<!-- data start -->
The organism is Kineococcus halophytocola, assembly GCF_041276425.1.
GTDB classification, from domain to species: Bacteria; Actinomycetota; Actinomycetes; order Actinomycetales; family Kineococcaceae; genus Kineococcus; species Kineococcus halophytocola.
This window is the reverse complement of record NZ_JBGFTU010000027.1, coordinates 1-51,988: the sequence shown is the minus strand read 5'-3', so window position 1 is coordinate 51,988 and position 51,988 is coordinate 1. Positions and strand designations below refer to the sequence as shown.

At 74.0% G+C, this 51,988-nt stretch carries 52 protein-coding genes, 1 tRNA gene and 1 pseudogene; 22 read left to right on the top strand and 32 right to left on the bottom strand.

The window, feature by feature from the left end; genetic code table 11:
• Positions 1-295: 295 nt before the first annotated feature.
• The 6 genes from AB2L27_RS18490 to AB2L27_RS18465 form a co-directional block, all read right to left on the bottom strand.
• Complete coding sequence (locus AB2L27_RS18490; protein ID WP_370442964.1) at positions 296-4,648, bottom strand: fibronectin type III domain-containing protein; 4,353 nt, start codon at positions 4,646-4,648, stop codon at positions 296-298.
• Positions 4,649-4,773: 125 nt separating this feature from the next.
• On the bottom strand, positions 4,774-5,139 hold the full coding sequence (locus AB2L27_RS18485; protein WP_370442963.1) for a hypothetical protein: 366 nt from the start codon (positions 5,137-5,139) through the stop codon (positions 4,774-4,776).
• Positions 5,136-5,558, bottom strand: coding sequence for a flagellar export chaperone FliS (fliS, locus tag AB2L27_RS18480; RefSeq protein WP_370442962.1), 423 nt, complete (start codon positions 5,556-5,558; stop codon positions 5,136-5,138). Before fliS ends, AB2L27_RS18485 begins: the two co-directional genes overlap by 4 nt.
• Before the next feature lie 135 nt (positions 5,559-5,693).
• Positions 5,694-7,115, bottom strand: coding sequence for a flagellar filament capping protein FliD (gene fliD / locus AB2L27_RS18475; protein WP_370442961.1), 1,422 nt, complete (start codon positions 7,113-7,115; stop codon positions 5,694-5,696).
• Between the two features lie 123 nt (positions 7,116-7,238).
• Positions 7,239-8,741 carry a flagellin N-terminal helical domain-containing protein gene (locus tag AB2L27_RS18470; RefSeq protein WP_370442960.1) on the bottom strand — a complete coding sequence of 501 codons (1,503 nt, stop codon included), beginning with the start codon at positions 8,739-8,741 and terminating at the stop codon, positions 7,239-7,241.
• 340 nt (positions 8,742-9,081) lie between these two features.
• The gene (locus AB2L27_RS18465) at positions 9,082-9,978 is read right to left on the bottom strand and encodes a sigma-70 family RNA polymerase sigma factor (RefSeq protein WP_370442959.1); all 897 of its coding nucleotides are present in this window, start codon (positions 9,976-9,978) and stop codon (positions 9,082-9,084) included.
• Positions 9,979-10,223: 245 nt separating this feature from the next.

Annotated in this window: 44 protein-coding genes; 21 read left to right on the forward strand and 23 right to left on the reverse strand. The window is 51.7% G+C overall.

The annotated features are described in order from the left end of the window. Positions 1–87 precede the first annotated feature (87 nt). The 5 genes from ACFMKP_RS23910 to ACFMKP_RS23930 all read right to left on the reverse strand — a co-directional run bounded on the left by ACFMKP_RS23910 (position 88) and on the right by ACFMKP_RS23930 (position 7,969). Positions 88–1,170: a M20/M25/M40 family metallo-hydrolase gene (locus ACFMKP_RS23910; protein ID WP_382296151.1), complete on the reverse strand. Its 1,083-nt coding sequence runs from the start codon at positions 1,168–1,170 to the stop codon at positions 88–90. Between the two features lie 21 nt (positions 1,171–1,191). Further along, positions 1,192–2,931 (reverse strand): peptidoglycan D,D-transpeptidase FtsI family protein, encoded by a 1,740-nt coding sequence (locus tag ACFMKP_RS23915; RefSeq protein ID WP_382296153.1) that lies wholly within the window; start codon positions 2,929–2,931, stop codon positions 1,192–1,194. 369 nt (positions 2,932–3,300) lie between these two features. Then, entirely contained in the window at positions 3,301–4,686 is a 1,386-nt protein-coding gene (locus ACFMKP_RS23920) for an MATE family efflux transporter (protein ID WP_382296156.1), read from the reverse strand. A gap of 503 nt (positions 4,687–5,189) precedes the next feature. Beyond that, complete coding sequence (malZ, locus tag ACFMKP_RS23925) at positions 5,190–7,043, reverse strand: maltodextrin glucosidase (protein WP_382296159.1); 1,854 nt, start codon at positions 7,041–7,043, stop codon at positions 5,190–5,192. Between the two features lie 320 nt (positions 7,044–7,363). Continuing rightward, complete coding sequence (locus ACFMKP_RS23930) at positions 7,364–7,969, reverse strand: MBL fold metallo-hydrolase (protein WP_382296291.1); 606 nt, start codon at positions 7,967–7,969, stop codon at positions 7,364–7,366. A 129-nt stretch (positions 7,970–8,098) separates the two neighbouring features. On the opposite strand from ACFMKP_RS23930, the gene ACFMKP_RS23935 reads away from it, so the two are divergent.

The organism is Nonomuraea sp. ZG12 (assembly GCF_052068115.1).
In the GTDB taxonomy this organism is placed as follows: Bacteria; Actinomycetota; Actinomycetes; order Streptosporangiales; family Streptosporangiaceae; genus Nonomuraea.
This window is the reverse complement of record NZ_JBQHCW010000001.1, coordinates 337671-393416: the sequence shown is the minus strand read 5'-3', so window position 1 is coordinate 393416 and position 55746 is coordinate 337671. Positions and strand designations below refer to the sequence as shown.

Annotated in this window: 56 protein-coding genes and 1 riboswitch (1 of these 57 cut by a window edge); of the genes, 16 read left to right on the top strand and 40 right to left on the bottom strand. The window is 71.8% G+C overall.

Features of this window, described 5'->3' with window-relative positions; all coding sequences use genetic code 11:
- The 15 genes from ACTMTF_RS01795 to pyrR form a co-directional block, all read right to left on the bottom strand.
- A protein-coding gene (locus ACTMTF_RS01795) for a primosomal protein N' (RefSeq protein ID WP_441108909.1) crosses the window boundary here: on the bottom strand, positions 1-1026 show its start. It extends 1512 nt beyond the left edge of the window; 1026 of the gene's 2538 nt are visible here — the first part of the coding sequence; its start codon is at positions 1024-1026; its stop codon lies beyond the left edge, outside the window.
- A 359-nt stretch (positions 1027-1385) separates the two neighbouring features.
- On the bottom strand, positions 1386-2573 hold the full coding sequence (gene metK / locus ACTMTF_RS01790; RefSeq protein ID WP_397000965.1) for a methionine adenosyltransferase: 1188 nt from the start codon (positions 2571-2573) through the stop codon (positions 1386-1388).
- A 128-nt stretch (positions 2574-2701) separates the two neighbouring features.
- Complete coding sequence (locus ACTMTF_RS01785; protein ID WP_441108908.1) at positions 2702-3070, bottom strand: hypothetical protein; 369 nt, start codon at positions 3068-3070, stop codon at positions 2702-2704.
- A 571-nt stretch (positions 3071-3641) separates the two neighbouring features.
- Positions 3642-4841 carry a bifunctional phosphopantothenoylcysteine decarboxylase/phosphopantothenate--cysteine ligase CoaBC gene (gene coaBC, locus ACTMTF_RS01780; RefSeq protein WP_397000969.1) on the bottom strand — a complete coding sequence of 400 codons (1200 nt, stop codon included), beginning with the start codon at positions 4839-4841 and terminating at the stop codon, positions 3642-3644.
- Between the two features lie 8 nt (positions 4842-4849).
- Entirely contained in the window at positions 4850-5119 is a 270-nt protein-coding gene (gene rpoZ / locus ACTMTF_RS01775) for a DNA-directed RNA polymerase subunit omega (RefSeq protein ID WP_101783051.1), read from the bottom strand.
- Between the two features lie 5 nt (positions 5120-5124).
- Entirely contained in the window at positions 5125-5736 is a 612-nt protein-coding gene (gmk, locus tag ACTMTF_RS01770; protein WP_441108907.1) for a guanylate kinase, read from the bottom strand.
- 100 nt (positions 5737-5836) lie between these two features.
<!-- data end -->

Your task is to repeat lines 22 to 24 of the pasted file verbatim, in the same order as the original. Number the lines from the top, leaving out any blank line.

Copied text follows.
In the GTDB taxonomy this organism is placed as follows: Bacteria; Actinomycetota; Actinomycetes; order Streptosporangiales; family Streptosporangiaceae; genus Nonomuraea.
This window is the reverse complement of record NZ_JBQHCW010000001.1, coordinates 337671-393416: the sequence shown is the minus strand read 5'-3', so window position 1 is coordinate 393416 and position 55746 is coordinate 337671. Positions and strand designations below refer to the sequence as shown.

Annotated in this window: 56 protein-coding genes and 1 riboswitch (1 of these 57 cut by a window edge); of the genes, 16 read left to right on the top strand and 40 right to left on the bottom strand. The window is 71.8% G+C overall.